4. #4
    "I love lamp"
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    If you could get an indoor trainer you could try cycling after practice. Does your team have exercise bikes around the room or in the locker room, we always had them in the locker room for weight cutting purposes. I would just cycle after practice, it will help your wrestling too. I wrestled in high school and I use to run 5 miles after pratice or before school on the nights I had club practice. I think you are a little too worried, not a bad thing, you know what great shape wrestling leaves you in, plus your weight will be under control when racing season starts. It shouldn't take that long to convert your wrestling fitness into cycling fitness, plus your core muscles will be in tremendous shape from wrestling. Good luck in your wrestling!

  5. #5
    Permanent Amateur Mark B10Cycle's Avatar
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    Thanks for the advice everyone. I'm in good shape now, so I guess it shouldn't be too hard to get into cycling shape. I won't worry too much about the cycling until I can get done with wrestling, but I hope that I can get a few Sunday rides in in the coming weeks if the weather stays decent (ie not snowing).

    Koffee: Thanks a lot for that link! I knew I recognized Jittery Joe's from something cycling related. They sponsor a team around here and I'm just getting in touch with their Juniors coach. That was really helpful, thanks.
    I may be going to hell in a bucket, babe,
    But at least I'm enjoying the ride.

    -The Grateful Dead

  6. #6
    Packfodding 3 caloso's Avatar
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    B10, I realize that you DC-area folks got a ton of snow lately, but is it possible for you to ride to school once the weather warms up? Even for an old guy like me, commuting is a great way to keep the cycling muscles toned, and it allows you to throw in some extra training miles when you're feeling frisky and your schedule allows.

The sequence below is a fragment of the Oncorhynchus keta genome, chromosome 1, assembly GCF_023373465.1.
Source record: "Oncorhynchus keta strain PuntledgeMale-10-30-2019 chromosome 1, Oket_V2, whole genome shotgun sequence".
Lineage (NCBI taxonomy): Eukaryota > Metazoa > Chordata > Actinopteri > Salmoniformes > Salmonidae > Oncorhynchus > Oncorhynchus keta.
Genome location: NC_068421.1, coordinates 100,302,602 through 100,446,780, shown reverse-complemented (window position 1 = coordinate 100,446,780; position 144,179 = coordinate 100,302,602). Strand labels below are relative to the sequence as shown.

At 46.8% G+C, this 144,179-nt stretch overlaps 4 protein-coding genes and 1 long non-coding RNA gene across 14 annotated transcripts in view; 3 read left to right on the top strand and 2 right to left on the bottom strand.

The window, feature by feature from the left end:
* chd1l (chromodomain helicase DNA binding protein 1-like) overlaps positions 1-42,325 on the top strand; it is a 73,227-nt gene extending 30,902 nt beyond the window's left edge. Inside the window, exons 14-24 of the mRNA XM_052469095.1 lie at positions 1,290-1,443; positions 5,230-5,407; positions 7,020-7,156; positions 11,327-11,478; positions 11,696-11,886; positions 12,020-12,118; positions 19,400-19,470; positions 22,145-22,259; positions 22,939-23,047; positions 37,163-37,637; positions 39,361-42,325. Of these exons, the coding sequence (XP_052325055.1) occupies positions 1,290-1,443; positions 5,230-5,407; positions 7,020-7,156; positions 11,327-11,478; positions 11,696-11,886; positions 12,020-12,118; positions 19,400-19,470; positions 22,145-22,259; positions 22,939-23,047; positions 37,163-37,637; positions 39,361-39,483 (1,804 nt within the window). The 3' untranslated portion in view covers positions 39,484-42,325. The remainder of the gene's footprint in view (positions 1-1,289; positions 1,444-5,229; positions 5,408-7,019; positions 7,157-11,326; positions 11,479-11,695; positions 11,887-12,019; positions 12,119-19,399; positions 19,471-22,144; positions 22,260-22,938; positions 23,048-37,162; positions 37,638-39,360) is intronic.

Good luck!
    Cyclists of the world, unite! You have nothing to lube but your chains!

  7. #7
    Permanent Amateur Mark B10Cycle's Avatar
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    It's possible, but it's a pain in the ass. I've done it a few times in the past and never really found a way I can do it so it's not a huge pain. I live relatively close to school: 5-10 minute drive, 10-15 minute ride, so that's not the issue. The issue is the 25-30+ pound backpack, sport coat, tie, dress shirt, kahkis, and often duffel bag of clothes for other sports that need to go with me on a daily basis.

    I've done it in the past, but it's just seemed like more of a pain than it's really worth. I've been thinking of ways to make it somewhat more viable on a daily basis, but thus far I'm coming up empty.

    Thanks for the idea though. During the spring my schedule really opens up and I will have all the time that I want to ride, which I can't wait for.
    I may be going to hell in a bucket, babe,
    But at least I'm enjoying the ride.

    -The Grateful Dead